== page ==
Legality isn’t always the point, particularly when we expect our leaders to lead by example.
It may be legal for the chief of the Philippine National Police (PNP) to ask that he be picked up by an official police helicopter from an exclusive island resort where he spent some “private time” over the weekend, but is this really the best use of government resources?
This is the question that begs to be answered, after the official police chopper sent to pick PNP chief Dionardo Carlos up from Balesin Island, an exclusive, members-only beach resort in Quezon province, crashed Monday morning, killing a patrolman and injuring the pilot and the co-pilot.
In a statement released to reporters on Tuesday, Carlos said he followed police procedures in requesting the chopper, and did so because his private ride off the luxury island would be delayed.
“Over the weekend, I attended the PMA (Philippine Military Academy) Alumni Homecoming at PMA, Baguio City and returned to Crame, QC Saturday afternoon,” Carlos said.
“The following day, Sunday afternoon I traveled to Balesin island for private time and scheduled to return Monday morning via private transport. However, I was informed that due to unforeseen circumstances, said private transport would only be available in the evening of Monday,” the PNP chief added.
“This prompted me to request for an admin flight to transfer/move me back to Camp Crame Monday morning so I can perform my duties. The flight directive was allowed and issued following PNP rules and regulations.”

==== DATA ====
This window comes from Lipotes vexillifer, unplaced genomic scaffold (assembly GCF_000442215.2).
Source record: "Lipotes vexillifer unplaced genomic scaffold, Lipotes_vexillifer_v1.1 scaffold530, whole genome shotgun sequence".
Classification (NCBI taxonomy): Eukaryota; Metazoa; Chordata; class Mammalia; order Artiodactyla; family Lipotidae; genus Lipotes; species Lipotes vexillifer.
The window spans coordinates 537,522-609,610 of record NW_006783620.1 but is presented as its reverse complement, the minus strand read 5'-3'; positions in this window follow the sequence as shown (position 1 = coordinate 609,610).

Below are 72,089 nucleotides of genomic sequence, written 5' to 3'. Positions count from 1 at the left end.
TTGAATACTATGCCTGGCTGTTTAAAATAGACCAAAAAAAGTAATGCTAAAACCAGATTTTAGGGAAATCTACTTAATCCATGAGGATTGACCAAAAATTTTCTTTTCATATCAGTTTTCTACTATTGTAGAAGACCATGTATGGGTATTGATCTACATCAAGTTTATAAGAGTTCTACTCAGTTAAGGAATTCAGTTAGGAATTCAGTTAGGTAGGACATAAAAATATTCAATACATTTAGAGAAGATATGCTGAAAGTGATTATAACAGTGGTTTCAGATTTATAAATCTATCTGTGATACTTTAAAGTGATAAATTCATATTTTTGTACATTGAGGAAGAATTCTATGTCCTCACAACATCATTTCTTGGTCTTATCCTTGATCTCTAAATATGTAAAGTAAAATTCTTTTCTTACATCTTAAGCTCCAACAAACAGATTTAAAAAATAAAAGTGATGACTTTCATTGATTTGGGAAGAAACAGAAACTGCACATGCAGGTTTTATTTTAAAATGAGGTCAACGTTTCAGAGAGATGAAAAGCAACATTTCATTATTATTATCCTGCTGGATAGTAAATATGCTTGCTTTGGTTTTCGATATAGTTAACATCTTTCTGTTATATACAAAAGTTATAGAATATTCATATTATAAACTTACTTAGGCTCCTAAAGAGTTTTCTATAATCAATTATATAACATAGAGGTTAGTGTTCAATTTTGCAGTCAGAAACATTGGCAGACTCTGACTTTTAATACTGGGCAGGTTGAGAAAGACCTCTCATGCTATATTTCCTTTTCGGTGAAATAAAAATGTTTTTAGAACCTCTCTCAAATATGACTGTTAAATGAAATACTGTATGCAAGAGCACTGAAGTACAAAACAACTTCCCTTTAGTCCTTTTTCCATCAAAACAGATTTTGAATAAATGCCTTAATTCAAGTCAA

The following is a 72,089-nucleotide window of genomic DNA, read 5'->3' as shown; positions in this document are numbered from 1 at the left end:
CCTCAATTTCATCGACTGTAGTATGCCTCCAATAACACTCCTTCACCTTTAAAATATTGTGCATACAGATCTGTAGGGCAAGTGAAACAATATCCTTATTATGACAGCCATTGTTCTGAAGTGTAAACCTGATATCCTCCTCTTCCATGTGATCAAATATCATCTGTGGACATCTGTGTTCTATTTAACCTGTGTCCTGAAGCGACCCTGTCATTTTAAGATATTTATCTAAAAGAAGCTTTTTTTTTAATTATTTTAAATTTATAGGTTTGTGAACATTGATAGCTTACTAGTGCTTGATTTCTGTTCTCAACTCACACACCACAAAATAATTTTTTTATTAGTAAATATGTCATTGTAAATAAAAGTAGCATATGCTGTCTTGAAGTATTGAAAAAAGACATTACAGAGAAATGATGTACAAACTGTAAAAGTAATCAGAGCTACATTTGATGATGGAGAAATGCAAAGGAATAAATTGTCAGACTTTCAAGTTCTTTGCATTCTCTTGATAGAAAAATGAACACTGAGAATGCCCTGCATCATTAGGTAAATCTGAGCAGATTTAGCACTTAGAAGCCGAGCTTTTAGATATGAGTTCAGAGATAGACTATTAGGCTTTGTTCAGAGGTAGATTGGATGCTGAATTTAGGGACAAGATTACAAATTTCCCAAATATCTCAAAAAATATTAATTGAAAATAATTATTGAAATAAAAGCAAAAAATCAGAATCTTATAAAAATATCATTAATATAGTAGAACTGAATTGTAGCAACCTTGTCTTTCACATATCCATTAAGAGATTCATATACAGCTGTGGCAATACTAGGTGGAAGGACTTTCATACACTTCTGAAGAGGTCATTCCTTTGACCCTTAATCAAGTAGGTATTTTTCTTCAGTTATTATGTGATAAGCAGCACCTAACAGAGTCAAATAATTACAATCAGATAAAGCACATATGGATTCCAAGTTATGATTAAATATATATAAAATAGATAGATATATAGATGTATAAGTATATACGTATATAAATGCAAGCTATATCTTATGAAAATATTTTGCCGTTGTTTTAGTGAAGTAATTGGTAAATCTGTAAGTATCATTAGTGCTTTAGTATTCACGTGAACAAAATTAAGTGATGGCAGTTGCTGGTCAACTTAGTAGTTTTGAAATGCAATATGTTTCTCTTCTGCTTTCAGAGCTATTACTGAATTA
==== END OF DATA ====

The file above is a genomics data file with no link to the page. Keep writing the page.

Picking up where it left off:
Carlos said he regrets the accident and the death of patrolman Allen Noel Ona, and assured the public that a thorough investigation of the incident is underway.
Interior Secretary Eduardo Año said in a separate statement that Carlos’s supposed trip was legal even if it was for a personal function.
“He’s the CPNP (chief PNP) and as the CPNP attending official functions, it is just rightful for him to use the PNP chopper,” Año said.
“You cannot separate private time from an official time. As CPNP, it’s included in his privileges as head of the organization,” he added in Filipino.
But Senator Panfilo Lacson, a former PNP chief running for president, made a distinction between official and personal functions, saying that using government resources for the latter would be problematic.
Moreover, from a policy standpoint, just because something is the established practice does not make it right.
By his own admission, Carlos asked to be fetched from a personal activity, so the only “official function” would be his return to police headquarters by Monday morning instead of in the evening. Was that worth the use of government resources—and the tragedy that followed? In these digitally enabled times when so much can be done remotely, we think not.